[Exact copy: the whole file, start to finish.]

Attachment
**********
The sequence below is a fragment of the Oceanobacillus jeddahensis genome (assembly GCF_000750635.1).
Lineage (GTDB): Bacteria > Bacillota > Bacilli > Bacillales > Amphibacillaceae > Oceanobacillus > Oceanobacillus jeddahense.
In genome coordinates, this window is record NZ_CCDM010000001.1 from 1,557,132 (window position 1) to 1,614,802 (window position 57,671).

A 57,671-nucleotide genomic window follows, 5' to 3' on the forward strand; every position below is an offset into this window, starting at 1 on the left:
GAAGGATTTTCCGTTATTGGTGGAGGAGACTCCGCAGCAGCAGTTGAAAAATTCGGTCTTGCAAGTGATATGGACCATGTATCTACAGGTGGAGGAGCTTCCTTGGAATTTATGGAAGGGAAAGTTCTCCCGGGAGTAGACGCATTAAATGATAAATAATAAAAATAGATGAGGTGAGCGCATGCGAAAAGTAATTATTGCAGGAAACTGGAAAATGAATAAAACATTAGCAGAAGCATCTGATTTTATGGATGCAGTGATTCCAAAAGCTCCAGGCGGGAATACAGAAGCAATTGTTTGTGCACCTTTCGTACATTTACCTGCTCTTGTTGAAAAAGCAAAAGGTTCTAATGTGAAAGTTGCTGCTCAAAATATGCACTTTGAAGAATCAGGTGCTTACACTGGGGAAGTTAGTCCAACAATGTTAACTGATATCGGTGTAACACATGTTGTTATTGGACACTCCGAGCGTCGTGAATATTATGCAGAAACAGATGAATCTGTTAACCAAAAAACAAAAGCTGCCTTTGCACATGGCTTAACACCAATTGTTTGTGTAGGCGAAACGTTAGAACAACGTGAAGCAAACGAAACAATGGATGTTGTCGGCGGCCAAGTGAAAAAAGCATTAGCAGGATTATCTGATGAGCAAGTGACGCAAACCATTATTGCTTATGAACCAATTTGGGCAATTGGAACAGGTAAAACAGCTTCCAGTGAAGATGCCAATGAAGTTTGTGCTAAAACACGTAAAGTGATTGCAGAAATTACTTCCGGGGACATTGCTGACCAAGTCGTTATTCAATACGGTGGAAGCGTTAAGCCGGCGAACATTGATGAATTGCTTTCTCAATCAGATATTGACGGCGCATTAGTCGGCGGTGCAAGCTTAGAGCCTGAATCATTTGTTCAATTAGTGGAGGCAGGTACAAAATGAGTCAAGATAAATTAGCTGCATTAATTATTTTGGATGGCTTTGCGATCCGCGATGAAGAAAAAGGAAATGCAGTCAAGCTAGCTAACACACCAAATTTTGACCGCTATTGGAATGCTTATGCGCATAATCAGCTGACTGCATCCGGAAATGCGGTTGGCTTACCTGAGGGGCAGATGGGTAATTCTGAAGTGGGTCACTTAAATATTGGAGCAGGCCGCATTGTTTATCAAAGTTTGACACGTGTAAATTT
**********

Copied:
The sequence below is a fragment of the Oceanobacillus jeddahensis genome (assembly GCF_000750635.1).
Lineage (GTDB): Bacteria > Bacillota > Bacilli > Bacillales > Amphibacillaceae > Oceanobacillus > Oceanobacillus jeddahense.
In genome coordinates, this window is record NZ_CCDM010000001.1 from 1,557,132 (window position 1) to 1,614,802 (window position 57,671).

A 57,671-nucleotide genomic window follows, 5' to 3' on the forward strand; every position below is an offset into this window, starting at 1 on the left:
GAAGGATTTTCCGTTATTGGTGGAGGAGACTCCGCAGCAGCAGTTGAAAAATTCGGTCTTGCAAGTGATATGGACCATGTATCTACAGGTGGAGGAGCTTCCTTGGAATTTATGGAAGGGAAAGTTCTCCCGGGAGTAGACGCATTAAATGATAAATAATAAAAATAGATGAGGTGAGCGCATGCGAAAAGTAATTATTGCAGGAAACTGGAAAATGAATAAAACATTAGCAGAAGCATCTGATTTTATGGATGCAGTGATTCCAAAAGCTCCAGGCGGGAATACAGAAGCAATTGTTTGTGCACCTTTCGTACATTTACCTGCTCTTGTTGAAAAAGCAAAAGGTTCTAATGTGAAAGTTGCTGCTCAAAATATGCACTTTGAAGAATCAGGTGCTTACACTGGGGAAGTTAGTCCAACAATGTTAACTGATATCGGTGTAACACATGTTGTTATTGGACACTCCGAGCGTCGTGAATATTATGCAGAAACAGATGAATCTGTTAACCAAAAAACAAAAGCTGCCTTTGCACATGGCTTAACACCAATTGTTTGTGTAGGCGAAACGTTAGAACAACGTGAAGCAAACGAAACAATGGATGTTGTCGGCGGCCAAGTGAAAAAAGCATTAGCAGGATTATCTGATGAGCAAGTGACGCAAACCATTATTGCTTATGAACCAATTTGGGCAATTGGAACAGGTAAAACAGCTTCCAGTGAAGATGCCAATGAAGTTTGTGCTAAAACACGTAAAGTGATTGCAGAAATTACTTCCGGGGACATTGCTGACCAAGTCGTTATTCAATACGGTGGAAGCGTTAAGCCGGCGAACATTGATGAATTGCTTTCTCAATCAGATATTGACGGCGCATTAGTCGGCGGTGCAAGCTTAGAGCCTGAATCATTTGTTCAATTAGTGGAGGCAGGTACAAAATGAGTCAAGATAAATTAGCTGCATTAATTATTTTGGATGGCTTTGCGATCCGCGATGAAGAAAAAGGAAATGCAGTCAAGCTAGCTAACACACCAAATTTTGACCGCTATTGGAATGCTTATGCGCATAATCAGCTGACTGCATCCGGAAATGCGGTTGGCTTACCTGAGGGGCAGATGGGTAATTCTGAAGTGGGTCACTTAAATATTGGAGCAGGCCGCATTGTTTATCAAAGTTTGACACGTGTAAATTT